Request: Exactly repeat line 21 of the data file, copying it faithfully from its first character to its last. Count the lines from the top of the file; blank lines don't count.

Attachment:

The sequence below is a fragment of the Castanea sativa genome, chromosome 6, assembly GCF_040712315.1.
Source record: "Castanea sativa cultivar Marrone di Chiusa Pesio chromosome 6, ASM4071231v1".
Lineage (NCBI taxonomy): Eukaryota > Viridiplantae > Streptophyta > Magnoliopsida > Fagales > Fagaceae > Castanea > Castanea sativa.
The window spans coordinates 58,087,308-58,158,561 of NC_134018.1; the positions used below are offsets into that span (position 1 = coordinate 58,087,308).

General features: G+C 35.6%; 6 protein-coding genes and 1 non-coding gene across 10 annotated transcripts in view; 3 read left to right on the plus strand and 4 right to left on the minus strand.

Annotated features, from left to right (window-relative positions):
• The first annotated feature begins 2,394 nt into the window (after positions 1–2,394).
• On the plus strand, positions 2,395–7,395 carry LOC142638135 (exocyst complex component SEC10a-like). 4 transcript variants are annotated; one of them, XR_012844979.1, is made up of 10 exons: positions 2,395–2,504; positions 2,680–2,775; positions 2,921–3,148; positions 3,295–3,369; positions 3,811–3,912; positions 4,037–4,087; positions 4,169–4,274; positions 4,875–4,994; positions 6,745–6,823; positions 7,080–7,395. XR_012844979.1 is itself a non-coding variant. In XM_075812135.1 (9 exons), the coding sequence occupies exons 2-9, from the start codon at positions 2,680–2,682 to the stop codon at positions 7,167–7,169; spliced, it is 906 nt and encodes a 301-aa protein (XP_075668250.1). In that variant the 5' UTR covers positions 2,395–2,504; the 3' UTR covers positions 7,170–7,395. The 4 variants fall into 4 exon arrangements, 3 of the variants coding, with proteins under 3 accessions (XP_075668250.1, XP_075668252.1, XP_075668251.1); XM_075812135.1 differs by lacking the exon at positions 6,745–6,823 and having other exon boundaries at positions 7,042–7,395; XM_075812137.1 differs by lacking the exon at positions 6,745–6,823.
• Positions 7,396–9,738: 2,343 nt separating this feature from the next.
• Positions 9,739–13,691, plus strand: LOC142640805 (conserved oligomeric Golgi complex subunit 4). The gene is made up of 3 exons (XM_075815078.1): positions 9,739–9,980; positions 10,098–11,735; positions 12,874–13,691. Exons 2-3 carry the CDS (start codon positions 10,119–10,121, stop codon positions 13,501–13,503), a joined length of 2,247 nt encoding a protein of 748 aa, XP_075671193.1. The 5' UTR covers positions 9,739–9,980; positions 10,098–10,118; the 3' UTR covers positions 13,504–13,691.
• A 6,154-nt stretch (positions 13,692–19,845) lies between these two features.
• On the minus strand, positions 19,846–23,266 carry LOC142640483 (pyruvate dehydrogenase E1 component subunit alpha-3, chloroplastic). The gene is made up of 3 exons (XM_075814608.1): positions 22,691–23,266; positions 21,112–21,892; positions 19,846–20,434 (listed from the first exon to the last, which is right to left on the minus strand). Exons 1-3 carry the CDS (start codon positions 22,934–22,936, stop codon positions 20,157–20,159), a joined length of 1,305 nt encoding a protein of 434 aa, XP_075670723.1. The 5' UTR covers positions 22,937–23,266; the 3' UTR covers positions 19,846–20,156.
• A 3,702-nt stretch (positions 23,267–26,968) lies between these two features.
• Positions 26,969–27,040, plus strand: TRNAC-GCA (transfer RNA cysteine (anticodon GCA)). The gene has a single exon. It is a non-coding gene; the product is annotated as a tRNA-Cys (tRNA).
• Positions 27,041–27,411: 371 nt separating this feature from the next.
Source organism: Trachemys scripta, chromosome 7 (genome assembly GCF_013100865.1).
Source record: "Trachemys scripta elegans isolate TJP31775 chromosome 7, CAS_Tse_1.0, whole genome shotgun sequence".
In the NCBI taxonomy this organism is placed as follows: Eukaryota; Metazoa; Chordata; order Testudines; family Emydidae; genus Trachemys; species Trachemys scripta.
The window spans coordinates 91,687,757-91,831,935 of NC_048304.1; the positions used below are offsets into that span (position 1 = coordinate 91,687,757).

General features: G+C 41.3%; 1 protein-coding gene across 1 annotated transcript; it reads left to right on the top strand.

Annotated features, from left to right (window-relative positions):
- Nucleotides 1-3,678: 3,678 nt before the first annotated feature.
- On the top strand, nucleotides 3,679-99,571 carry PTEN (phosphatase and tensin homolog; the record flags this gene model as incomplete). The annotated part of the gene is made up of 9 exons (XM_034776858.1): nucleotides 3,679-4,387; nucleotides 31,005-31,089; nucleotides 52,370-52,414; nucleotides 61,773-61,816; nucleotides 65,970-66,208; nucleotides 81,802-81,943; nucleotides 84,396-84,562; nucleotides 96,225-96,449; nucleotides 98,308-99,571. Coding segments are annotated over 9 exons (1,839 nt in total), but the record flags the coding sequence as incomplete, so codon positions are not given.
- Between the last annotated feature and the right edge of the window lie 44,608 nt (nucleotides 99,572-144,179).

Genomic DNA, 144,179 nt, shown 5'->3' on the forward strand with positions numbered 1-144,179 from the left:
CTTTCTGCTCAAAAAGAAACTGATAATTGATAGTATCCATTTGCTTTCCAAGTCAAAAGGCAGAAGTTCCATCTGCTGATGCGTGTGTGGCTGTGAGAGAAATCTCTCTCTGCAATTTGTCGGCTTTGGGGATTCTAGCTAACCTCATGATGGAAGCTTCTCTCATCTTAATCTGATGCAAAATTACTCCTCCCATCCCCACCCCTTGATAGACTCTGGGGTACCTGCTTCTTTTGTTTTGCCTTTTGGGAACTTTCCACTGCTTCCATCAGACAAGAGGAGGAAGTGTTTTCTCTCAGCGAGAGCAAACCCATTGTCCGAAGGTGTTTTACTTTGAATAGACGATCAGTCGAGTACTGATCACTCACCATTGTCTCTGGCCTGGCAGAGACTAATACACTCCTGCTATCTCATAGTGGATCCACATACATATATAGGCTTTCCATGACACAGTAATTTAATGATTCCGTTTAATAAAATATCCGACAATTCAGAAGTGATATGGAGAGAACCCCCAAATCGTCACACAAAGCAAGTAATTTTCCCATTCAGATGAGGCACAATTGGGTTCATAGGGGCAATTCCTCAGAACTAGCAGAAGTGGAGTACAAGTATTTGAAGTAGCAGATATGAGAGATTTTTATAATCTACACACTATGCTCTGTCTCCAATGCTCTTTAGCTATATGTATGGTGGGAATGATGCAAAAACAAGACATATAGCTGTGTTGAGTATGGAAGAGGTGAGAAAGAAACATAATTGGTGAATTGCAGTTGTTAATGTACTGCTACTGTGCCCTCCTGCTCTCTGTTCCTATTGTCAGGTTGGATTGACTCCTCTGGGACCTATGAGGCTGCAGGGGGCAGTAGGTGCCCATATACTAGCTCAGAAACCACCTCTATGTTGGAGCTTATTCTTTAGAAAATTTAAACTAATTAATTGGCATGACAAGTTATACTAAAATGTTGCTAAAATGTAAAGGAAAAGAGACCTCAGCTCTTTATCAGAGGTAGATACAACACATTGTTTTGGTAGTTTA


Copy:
Annotated features, from left to right (window-relative positions):